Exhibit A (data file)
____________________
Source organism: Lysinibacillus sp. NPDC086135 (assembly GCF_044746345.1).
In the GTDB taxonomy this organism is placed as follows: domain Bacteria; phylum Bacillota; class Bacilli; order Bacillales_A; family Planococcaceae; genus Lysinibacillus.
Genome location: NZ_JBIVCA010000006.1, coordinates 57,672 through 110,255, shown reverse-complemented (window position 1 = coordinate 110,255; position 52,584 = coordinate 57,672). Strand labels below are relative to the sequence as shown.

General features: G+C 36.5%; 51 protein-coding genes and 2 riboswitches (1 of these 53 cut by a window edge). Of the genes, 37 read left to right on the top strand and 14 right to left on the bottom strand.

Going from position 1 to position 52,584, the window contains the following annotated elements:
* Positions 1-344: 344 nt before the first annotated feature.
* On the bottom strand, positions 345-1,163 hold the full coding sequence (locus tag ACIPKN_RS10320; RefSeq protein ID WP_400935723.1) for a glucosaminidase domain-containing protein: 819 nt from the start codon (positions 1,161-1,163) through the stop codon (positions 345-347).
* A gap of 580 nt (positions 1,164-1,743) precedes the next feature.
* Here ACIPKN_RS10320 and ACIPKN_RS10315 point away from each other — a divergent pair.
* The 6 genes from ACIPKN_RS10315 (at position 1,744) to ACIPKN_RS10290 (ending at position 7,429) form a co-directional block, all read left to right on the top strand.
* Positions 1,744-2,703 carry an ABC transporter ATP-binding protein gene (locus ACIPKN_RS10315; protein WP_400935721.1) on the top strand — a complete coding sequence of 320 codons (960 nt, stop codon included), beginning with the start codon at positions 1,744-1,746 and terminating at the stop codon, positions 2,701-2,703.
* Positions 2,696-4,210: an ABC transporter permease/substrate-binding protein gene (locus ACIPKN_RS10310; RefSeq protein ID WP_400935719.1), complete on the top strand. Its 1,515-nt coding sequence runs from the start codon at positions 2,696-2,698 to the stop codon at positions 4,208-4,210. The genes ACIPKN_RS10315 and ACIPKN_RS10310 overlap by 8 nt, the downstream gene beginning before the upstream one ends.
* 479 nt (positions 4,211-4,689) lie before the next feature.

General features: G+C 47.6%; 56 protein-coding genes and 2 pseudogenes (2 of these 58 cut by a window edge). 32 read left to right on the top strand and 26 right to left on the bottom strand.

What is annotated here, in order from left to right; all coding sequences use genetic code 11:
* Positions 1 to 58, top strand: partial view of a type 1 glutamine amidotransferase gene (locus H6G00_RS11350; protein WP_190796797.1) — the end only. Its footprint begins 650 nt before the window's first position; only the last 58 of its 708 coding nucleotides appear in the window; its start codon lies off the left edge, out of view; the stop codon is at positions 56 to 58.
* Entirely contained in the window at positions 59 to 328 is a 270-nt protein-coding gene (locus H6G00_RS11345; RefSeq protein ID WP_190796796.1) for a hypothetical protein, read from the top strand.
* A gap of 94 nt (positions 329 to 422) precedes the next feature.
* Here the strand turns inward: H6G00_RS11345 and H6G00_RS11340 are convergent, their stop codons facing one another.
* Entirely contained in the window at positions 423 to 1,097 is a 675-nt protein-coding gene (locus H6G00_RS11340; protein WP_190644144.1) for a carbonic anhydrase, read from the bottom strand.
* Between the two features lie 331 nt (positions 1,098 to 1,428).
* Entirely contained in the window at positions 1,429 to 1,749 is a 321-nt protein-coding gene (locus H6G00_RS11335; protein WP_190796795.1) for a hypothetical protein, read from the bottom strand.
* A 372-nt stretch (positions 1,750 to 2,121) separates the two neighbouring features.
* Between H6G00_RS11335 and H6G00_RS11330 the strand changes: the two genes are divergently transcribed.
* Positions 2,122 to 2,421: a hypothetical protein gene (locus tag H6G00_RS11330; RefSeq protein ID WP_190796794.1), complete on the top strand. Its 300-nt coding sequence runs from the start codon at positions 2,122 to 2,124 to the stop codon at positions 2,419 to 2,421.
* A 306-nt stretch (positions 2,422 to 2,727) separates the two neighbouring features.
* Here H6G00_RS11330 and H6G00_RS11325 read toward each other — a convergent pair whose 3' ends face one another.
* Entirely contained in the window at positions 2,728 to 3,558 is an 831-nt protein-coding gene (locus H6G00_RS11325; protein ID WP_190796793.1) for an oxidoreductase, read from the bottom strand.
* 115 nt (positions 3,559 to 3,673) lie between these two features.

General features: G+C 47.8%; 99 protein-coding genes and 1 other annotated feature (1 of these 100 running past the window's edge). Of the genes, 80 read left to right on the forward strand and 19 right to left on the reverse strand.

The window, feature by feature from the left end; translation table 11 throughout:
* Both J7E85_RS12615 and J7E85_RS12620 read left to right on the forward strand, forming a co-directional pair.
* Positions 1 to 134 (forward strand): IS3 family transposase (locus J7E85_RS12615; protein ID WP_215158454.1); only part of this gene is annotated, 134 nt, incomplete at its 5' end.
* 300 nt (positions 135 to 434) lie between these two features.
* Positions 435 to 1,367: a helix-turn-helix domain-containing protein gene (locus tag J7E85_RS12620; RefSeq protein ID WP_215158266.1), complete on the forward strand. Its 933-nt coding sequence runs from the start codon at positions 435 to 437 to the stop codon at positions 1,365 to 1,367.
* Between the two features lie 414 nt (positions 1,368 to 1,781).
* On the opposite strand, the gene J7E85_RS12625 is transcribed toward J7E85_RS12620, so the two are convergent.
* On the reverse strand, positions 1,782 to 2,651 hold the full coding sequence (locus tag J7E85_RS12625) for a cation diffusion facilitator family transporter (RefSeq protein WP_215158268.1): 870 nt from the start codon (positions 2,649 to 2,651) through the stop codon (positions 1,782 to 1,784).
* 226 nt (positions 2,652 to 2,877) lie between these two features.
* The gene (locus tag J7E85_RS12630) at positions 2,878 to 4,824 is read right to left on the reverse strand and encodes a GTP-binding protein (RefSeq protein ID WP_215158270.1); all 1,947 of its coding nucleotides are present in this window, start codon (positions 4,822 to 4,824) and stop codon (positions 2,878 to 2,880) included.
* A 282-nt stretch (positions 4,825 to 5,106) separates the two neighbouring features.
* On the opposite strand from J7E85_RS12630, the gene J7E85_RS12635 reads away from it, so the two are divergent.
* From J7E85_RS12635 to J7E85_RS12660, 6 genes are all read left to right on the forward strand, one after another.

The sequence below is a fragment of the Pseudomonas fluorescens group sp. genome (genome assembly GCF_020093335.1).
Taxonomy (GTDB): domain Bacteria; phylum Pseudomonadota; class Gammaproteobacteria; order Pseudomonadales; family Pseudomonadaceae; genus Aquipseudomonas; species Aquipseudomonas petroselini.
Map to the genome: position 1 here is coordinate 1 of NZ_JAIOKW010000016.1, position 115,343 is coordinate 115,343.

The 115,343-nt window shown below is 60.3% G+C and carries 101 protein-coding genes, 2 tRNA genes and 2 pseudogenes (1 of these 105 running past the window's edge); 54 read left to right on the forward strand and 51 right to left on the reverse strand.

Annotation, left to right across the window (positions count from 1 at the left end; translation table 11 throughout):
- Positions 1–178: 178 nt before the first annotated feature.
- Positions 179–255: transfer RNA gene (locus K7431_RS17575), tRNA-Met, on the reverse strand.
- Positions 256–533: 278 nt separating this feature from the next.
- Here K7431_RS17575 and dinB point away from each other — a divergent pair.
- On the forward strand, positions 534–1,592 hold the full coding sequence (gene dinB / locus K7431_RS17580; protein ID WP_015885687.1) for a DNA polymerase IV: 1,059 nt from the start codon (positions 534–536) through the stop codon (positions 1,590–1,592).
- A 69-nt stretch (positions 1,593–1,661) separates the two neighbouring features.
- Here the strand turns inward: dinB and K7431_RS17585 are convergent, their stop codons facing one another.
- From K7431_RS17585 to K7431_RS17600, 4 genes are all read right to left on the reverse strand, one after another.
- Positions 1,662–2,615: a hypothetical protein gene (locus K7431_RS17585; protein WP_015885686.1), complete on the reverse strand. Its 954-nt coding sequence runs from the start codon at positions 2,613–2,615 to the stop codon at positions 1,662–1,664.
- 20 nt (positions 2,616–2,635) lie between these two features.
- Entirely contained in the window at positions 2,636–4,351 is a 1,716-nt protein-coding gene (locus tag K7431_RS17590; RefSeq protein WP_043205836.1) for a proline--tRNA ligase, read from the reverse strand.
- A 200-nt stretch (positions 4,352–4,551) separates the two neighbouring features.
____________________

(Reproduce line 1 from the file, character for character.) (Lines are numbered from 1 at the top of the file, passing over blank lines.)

Source organism: Lysinibacillus sp. NPDC086135 (assembly GCF_044746345.1).